Breastfeeding saves lives and prevents illness. It is environmentally friendly and profoundly important to children’s long-term development. After all, breast milk is the only food that has evolved specifically to feed humans.
Beyond supplying nutrition, breast milk provides personalized immune protection and shapes the developing microbiome. Scientists have discovered enzymes, hormones, antibodies and live cells in breast milk, and these bioactive components could hold the key to developing new therapies—not only for COVID-19, but also autoimmune diseases, diabetes and cancer.
Yet, remarkably, we still don’t fully understand the composition of breast milk, or the biological basis for its many health effects. In fact, more scientific papers have been published on headaches than breastfeeding, and more federal research dollars from Canadian Institutes of Health Research and the Natural Sciences and Engineering Research Council of Canada have been invested to study corn than breast milk.
The act of breastfeeding also supports mother-infant bonding and helps to prevent breast and ovarian cancer in mothers. Unfortunately, most mothers do not even meet their own breastfeeding goals, let alone achieve recommendations of exclusive breastfeeding for six months, followed by 18 months of breastfeeding along with other foods.
This is particularly concerning during this pandemic, when mothers infected with COVID-19 may be separated from their newborns (despite World Health Organization guidance to the contrary) and breastfeeding support is often unavailable because public health visits are being canceled and lactation services have been suspended in many places.
Every parent knows that infant feeding is a complex issue, often evoking strong emotions based on personal experience. Difficult or negative breastfeeding experiences can fuel a defensive “breastfeeding denialism” attitude.
Conversely, some breastfeeding advocates refuse to acknowledge that for some families, formula is necessary for medical, personal, societal or socioeconomic reasons. These extreme attitudes cause a tense and unproductive environment for researchers working to generate inclusive evidence-based guidance for infant feeding.
Industry partnerships also cause tension in this field because the infant feeding industry frequently violates the World Health Organization code for marketing of breastmilk substitutes, and transgressions have worsened during the pandemic. However, due to lack of funding for breastfeeding research, scientists are often faced with choosing between industry funding or no funding at all.
Unfortunately, these tensions often detract from the energy and resources that breastfeeding advocates, researchers, health professionals and policy-makers could be using to advance their shared goal of supporting maternal and child health.
What can be done
Of course, members of the diverse breastfeeding advocacy and research communities will not always agree—but we should aim to find common ground and work together. There are many stakeholders involved, each with a role to play:
Governments and nonprofit funding organizations should acknowledge the importance of breastfeeding and breast milk and invest more resources into this field.
Researchers should build interdisciplinary teams to study breast milk as a biological system and think broadly about “breastfeeding challenges” in the context of complex social systems—including social inequities, parental leave policies, lactation difficulties and donor breast milk.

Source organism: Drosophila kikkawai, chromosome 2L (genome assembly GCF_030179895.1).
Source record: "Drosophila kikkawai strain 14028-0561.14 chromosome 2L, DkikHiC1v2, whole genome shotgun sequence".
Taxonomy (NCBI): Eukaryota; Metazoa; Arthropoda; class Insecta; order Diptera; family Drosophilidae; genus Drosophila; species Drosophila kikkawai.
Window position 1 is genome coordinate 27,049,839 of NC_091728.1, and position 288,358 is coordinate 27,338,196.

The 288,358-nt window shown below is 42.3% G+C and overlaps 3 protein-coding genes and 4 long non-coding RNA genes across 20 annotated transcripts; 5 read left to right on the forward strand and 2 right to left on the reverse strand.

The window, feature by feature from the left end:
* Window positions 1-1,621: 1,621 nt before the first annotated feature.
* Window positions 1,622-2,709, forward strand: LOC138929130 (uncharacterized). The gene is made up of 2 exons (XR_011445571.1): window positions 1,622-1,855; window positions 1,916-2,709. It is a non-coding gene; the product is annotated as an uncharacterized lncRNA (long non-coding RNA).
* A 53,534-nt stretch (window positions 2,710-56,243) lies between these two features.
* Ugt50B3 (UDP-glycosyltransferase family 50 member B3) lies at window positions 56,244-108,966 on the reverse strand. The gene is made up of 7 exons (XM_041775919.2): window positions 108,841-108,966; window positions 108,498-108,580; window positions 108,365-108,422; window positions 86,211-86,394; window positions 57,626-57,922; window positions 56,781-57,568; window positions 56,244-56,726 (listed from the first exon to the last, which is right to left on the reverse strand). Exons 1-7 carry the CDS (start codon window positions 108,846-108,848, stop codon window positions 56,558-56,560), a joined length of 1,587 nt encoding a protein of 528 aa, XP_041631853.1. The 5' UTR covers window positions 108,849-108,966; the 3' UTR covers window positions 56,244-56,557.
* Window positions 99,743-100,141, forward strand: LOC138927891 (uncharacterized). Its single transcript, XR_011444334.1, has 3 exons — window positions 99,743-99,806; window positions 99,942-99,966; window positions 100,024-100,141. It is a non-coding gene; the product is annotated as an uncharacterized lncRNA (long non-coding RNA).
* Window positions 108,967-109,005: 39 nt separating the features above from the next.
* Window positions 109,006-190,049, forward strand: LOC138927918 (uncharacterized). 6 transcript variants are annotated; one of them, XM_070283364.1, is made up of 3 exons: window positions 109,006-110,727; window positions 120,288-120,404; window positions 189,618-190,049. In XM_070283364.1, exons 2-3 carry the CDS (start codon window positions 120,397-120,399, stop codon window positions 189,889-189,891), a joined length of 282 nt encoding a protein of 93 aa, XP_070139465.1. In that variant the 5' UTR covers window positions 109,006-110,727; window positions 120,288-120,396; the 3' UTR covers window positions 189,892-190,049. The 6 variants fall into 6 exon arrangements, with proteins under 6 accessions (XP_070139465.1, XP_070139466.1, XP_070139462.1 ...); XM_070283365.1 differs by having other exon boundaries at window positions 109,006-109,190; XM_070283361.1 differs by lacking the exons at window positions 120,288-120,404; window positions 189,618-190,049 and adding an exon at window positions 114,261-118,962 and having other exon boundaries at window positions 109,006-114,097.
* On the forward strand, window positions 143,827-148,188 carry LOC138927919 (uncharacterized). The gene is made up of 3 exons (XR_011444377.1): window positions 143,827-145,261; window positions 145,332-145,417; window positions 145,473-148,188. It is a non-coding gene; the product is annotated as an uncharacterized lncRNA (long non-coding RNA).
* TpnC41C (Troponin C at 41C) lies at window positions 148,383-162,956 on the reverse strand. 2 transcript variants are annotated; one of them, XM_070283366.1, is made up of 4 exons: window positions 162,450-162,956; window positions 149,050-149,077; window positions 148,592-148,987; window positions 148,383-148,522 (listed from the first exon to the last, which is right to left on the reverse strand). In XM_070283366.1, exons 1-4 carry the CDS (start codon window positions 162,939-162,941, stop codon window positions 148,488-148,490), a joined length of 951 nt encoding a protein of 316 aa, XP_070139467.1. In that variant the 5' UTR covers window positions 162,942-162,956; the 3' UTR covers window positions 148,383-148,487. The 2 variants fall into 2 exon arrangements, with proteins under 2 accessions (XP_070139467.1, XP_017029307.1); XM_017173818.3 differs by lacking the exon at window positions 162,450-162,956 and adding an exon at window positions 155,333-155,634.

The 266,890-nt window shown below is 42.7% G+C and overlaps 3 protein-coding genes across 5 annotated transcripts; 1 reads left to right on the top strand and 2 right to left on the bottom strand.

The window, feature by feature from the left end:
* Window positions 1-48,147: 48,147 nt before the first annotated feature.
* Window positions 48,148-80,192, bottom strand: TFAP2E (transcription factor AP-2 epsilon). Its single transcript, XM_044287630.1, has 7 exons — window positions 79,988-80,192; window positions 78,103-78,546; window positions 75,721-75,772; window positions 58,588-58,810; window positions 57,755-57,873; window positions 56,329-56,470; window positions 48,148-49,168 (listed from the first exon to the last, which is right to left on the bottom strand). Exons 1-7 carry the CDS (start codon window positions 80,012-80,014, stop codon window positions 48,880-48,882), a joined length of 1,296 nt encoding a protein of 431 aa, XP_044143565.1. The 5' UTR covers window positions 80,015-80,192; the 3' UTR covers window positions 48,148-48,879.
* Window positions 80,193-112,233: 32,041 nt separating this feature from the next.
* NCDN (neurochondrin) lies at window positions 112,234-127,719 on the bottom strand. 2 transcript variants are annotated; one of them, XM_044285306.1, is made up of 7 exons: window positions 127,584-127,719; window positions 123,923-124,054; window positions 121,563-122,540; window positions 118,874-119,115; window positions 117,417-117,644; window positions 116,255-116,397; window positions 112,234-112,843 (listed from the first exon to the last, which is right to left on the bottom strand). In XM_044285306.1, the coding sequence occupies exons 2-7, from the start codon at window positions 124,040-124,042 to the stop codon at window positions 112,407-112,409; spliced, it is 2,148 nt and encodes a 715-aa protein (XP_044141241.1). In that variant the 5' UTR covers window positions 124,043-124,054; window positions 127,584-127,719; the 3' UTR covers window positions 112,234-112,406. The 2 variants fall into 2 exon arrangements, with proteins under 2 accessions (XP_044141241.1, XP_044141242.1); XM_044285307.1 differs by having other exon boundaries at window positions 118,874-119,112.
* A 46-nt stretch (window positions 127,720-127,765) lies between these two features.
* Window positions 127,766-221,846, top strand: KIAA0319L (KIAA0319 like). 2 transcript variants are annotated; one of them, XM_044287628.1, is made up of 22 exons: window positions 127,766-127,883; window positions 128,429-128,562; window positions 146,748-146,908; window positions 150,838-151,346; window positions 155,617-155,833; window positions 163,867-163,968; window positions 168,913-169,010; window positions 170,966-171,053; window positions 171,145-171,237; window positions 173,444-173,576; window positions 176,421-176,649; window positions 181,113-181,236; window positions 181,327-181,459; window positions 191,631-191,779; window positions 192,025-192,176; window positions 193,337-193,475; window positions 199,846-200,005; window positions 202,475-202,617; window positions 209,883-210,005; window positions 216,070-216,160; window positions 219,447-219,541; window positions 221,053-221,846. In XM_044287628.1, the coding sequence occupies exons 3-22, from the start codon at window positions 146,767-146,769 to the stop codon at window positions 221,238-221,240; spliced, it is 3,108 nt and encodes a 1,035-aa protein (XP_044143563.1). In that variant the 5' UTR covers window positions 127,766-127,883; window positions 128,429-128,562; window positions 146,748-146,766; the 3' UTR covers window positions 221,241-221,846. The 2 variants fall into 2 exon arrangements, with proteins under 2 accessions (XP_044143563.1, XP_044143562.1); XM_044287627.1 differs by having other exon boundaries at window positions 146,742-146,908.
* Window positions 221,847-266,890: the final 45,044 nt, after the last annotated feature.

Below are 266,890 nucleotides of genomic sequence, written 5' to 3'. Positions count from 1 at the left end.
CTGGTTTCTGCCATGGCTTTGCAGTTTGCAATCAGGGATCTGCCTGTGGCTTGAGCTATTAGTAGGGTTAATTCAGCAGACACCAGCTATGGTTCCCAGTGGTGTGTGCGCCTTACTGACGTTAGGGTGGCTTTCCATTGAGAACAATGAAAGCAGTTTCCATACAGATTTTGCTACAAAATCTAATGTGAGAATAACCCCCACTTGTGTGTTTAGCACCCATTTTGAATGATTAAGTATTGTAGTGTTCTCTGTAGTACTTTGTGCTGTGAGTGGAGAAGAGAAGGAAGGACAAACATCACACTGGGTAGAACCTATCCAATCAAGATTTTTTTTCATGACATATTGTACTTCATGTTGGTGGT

Companies, researchers and advocacy groups should co-develop a conflict of interest framework for research on breastfeeding and breast milk and reporting of results.
Messaging is key to achieving these goals. All groups need to communicate effectively with each other, and with the health-care, research and public sectors. This means providing or sharing clear resources to convey scientific evidence free of conflict of interest, targeted to each audience, such as fact sheets for policy-makers, engaging videos for the public and infographics for health-care providers.
Stakeholders also need to actively discredit unfounded claims and misinformation, such as unsubstantiated health claims made by infant nutrition companies, or rumors about the transmission of COVID-19 via breastfeeding, when there is no evidence of this occurring.
Progress in breastfeeding, breast milk and lactation research is being hampered by tensions among researchers, advocates and industry.
As breast milk scientists, breastfeeding researchers and lactation specialists, we are concerned about these tensions and their potential to impede or delay discoveries in our field. Last year, we held a workshop to discuss these concerns and develop solutions.
Our workshop paper was written before the pandemic, but its recent publication is timely. The pandemic has brought researchers together in ways that seemed impossible before.
Breast milk research that would normally take years has been completed in months with unprecedented efficiency. A global network of human milk banks was established in a matter of days to share information about safe operations during the pandemic. Milk scientists and breastfeeding researchers are meeting monthly with the WHO to speed up the transition from discovery to policy.
We hope these trends will continue beyond the pandemic and become the new standard for doing and sharing research.
COVID-19 has also emphasized both the importance and fragility of breastfeeding support systems, which have suffered considerably due to current restrictions. The pandemic has also highlighted the potential of breast milk to inform new avenues of biomedical research, such as milk antibodies as potential therapeutics.
We hope this added urgency will encourage researchers, advocates, funders and policy-makers to work together to accelerate progress in supporting breastfeeding and breast milk research.